Leading public health experts, elected officials and other policymakers highlighted the connection between sound policy and public health progress during APHA’s third Policy Action Institute in April.

Among the hundreds of participants at the institute — which explored health equity, COVID-19, climate change and more — were about two dozen students and early-career public health professionals who received scholarships to attend the two-day virtual event.

The scholarship recipients reported coming away from the event with a renewed sense of purpose and drive for public health, citing the in-depth discussions and enthusiasm of speakers. From racism and equity to public health infrastructure and partnerships, attendees found inspiration in the broad range of topics addressed during the event.

Kelsey Linzell, a recent graduate of the University of Nebraska-Lincoln and a public health associate in the Centers for Disease Control and Prevention’s the Public Health Associate Program, was one of those students. Read what inspired her during the two-day Policy Action Institute and check out more reports from her fellow attendees.

Finding career inspiration at APHA’s Policy Action Institute

As a first-time attendee of APHA’s Policy Action Institute, I walked away inspired for the future of public health and the policy actions that are possible. Each presentation provided a unique perspective and insight into a wide range of topics. While all were interesting, I want to highlight the first conversation on the second day.Rep. Lauren Underwood speaking

This conversation was a call to action by U.S. Rep. Lauren Underwood, D-Ill., a public health nurse. Underwood reminded all attendees of the importance of public health’s voice in local government. She defiantly stated that as public health officials, we are highly qualified to run for local health boards. It is in these positions that direct change and impact can occur. It is also in these positions — during a pandemic — that we are currently witnessing a lack of public health expertise. 

The conversation between Georges Benjamin, APHA executive director, and Underwood was a personal favorite, as it exemplified how you can impact your community at any point in your career. As an early-career public health professional, I admire Underwood’s commitment to public health at the local and federal level.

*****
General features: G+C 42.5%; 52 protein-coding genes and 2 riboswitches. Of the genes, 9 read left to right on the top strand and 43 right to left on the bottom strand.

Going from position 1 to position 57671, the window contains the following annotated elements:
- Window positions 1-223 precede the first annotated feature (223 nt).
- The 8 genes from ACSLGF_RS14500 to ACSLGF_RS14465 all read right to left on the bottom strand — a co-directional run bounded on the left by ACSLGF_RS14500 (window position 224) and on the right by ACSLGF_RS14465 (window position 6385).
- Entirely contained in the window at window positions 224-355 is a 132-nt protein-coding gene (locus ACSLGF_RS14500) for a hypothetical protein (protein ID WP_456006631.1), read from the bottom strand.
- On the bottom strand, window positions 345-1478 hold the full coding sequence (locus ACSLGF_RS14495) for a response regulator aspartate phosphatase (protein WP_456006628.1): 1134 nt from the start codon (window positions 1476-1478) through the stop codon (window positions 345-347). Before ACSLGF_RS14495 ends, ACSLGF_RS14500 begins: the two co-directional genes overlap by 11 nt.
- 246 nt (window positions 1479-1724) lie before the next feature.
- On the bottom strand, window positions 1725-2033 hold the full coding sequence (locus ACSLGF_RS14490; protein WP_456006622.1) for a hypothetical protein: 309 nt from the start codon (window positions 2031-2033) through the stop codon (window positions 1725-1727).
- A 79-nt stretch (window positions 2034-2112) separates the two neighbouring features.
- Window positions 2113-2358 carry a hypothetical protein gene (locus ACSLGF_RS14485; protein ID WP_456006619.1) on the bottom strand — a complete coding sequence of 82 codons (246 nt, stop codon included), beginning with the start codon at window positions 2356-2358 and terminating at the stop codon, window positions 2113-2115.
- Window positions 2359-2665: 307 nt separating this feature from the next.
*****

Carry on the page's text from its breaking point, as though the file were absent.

Her work as a public servant and registered nurse propelled her to become the youngest Black woman to serve in Congress. She co-founded the Black Maternal Health Caucus, a group highlighting the Black maternal health crisis in the U.S., and helped implement the Affordable Care Act while serving as a senior advisor at the U.S. Department of Health and Human Services. She did all of this by age 34. 

Personally, if I achieve a fraction of that by age 34, I will be very happy. As someone who loves politics and hopes to work in policy, this conversation became a personal motivation for me to continue to work toward equitable health care access for all. I do not know what my specific public health career will look like, but I will use this conversation as a reminder of why I chose this field in the first place. 

I am grateful to have attended the Policy Action Institute and honored to have received a scholarship. The field of public health is very broad, and as I continue down my career path, I plan on using the information gained during the institute. Who knows? Maybe someday I will run for my local health board, too. 

— Kelsey Linzell

Linzell contributed to Public Health Newswire from The Nation's Health in a personal capacity. The views expressed are her own and do not necessarily represent the views of CDC or the U.S. government.

Read more reports from scholarship recipients on The Nation’s Health website. To watch recordings from the Policy Action Institute, visit APHA Now.

Photo: U.S. Rep. Lauren Underwood speaks during APHA's Policy Action Institute. (Photo by The Nation's Health.)